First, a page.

On Monday, November 17, 2014, an eight year long legal battle ended when a federal jury awarded plaintiff $185M in punitive damages in her pregnancy discrimination case against AutoZone.
Plaintiff was employed by AutoZone initially as a retail sales person, then a Parts Sales Manager, and ultimately a Store Manager. After she became pregnant, she was demoted and later terminated. She alleged that AutoZone had a policy against promoting women, that she was discriminated against based on gender and pregnancy, and that she was demoted and later terminated for having complained about it. In addition, Plaintiff was allegedly not compensated as required by California and federal labor laws.
Don’t Make the Same Mistake – Follow the Law
Federal law expressly prohibits discrimination based on pregnancy. Many states also have laws prohibiting discrimination based on pregnancy, related medical conditions and gender.
Employers with more than 15 employees are covered by the federal Pregnancy Discrimination Act (PDA). Prohibited discriminatory treatment under the PDA would include treating a woman differently due to pregnancy, childbirth or related medical condition(s) in any aspect of employment. This would include: hiring, termination, pay, job assignments, promotions, layoff, training, fringe benefits, and any other term or condition of employment. It is also unlawful to harass a woman because of pregnancy, childbirth, or a medical condition related to pregnancy or childbirth.
Specifically, the PDA act states: “Women affected by pregnancy or related conditions must be treated in the same manner as other applicants or employees who are similar in their ability or inability to work.”
While this law provides accommodations and leave for pregnant employees, it also allows pregnant women to work as long as they feel they are able to perform the essential functions of their jobs. Even when an employer believes it is acting in an employee’s best interest, adverse actions based on assumptions or stereotypes are prohibited.
Employers may be found to have violated the PDA under the following circumstances:
• Compelling a pregnant employee to assume a light duty assignment if the employee does not request accommodations.
• Involuntarily reassigning a pregnant employee to a lower paying job involving fewer deadlines based on an assumption that a pregnant employee cannot handle stress and/or fast-paced work required in her current job and could increase risks associated with her pregnancy.
• Forcing an employee to go on leave before she and her healthcare provider request it.
• Requiring her to remain on leave until the baby’s birth.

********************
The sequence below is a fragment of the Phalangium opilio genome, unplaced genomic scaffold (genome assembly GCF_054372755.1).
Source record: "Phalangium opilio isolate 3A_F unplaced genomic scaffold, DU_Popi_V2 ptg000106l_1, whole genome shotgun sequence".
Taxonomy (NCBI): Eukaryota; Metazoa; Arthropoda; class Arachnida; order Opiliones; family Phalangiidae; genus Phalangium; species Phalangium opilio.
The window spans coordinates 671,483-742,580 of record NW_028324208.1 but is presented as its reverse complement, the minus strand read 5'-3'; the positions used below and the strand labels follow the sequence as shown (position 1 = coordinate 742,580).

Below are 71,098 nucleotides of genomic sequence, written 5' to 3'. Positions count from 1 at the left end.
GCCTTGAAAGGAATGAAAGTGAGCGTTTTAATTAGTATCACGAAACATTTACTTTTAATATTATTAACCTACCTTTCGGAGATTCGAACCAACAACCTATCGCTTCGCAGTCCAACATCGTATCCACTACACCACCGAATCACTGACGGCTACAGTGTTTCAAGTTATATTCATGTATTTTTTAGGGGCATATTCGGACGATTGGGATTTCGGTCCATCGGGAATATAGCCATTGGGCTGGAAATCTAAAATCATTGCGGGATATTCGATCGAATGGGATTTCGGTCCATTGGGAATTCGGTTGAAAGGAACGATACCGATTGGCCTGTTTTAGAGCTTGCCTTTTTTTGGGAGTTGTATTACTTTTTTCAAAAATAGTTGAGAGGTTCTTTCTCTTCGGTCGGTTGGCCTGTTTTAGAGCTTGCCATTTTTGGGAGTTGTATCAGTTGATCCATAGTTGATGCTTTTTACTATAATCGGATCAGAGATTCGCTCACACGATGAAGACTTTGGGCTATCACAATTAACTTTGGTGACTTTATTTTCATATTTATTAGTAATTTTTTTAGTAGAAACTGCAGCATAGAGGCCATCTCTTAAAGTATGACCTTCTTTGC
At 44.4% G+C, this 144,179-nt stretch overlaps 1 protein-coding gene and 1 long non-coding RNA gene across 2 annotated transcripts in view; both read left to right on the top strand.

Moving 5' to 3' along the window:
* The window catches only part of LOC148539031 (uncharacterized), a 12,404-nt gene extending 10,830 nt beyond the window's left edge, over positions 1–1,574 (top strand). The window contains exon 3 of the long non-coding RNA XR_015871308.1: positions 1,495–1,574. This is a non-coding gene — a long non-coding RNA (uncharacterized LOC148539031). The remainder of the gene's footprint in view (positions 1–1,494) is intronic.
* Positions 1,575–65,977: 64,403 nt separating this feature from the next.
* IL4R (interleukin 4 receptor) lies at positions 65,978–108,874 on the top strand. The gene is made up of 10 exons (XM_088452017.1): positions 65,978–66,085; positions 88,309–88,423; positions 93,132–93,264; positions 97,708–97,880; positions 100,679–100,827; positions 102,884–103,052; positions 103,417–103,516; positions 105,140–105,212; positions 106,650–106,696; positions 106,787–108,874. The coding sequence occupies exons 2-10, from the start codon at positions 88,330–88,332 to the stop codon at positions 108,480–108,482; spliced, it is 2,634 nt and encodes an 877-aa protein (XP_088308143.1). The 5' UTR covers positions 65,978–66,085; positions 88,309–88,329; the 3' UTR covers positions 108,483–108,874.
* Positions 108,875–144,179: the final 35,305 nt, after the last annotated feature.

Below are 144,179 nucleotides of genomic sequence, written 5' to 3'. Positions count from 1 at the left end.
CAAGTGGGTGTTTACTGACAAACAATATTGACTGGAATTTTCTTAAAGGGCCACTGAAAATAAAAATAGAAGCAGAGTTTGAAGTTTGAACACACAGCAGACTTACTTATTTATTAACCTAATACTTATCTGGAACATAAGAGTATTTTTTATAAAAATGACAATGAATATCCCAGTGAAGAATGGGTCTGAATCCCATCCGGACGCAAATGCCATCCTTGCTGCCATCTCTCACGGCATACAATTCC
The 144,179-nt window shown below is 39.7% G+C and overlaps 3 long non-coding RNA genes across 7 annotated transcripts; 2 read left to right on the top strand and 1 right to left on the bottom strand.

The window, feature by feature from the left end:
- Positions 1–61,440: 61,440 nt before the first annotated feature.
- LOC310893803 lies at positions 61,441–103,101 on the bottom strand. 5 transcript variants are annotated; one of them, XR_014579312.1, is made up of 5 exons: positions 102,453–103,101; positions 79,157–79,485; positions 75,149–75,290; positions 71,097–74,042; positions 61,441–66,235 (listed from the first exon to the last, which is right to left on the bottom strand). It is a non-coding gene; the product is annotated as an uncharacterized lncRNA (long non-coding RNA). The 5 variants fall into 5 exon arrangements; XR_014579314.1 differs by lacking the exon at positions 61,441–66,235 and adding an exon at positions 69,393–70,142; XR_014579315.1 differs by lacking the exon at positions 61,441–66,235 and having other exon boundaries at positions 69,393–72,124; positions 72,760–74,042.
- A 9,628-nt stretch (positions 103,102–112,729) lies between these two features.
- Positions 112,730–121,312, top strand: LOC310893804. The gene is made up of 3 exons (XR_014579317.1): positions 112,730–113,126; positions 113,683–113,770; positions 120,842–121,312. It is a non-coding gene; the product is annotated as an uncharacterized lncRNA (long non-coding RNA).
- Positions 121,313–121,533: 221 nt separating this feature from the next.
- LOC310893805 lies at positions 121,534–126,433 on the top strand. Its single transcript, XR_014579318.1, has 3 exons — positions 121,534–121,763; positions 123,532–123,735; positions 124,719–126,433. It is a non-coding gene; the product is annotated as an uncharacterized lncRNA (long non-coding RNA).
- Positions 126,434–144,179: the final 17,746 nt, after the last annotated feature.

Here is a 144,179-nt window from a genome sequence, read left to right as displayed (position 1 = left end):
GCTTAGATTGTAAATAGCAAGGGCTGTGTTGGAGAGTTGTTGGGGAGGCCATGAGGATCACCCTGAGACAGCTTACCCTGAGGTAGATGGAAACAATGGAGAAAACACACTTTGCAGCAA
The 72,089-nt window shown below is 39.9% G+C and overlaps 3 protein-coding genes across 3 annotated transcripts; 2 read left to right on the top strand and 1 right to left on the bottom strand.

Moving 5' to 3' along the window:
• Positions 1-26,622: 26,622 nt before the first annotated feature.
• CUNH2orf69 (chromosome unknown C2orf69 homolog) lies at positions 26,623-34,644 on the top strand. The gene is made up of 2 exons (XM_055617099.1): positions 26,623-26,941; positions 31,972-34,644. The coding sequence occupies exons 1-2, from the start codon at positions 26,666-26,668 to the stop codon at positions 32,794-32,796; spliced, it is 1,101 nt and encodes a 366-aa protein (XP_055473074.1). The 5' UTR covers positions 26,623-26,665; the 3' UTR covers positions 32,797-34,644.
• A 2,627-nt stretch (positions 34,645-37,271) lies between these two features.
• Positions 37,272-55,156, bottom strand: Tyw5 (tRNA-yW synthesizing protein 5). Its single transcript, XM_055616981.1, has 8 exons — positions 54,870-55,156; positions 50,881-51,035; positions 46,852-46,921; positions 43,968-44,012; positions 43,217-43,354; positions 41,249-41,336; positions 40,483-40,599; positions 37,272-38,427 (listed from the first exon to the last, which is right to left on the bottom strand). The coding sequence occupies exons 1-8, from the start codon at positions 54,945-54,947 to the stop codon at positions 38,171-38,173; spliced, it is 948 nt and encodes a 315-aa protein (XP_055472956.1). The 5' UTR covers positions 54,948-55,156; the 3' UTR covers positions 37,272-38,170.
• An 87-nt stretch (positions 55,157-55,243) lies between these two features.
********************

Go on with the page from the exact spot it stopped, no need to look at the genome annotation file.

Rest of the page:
• Prohibiting an employee from returning to work for a predetermined length of time after childbirth.
• Taking adverse employment actions, including those related to hiring, assignments, or promotion, that are based on an employer’s assumptions or stereotypes about pregnant workers’ attendance, schedules, physical ability to work, or commitment to their jobs.
• Taking adverse action against a pregnant worker because of the prejudices of co-workers, clients, or customers.
• Treat pregnant employees the same way you treat all of your other employees.
• When an employee informs you she is pregnant let her know of her rights under the law and that accommodation or leave is available if she needs it.
• Let her and her doctor decide if she can do her job or not.
• Tell her to let you know right away if her condition changes and she needs an accommodation.
• Don’t require medical certification, unless she requests an accommodation or time off due to her pregnancy.
• Offer light duty or accommodations to pregnant employees as you would any other employees who are similarly disabled.
Pregnant Women Today
Things have changed since the days of knitting booties and taking it easy. Today, pregnant women head up large corporations, work as police officers, run marathons, compete in sports, and perform other remarkable feats.
Here’s a list of interesting facts about pregnant women.
• Regan Schreiber crossed the English Channel when she was 11 weeks pregnant.
• Kristi Moore competed in the Olympics in the Skeleton Race while 5 ½ months pregnant.
• Aimee Roseborrough rock climbed up to her 8th month of pregnancy.
• Amber Miller completed the Chicago Marathon, and gave birth a few hours later.
• Marissa Mayer is heading up Yahoo as CEO, while pregnant.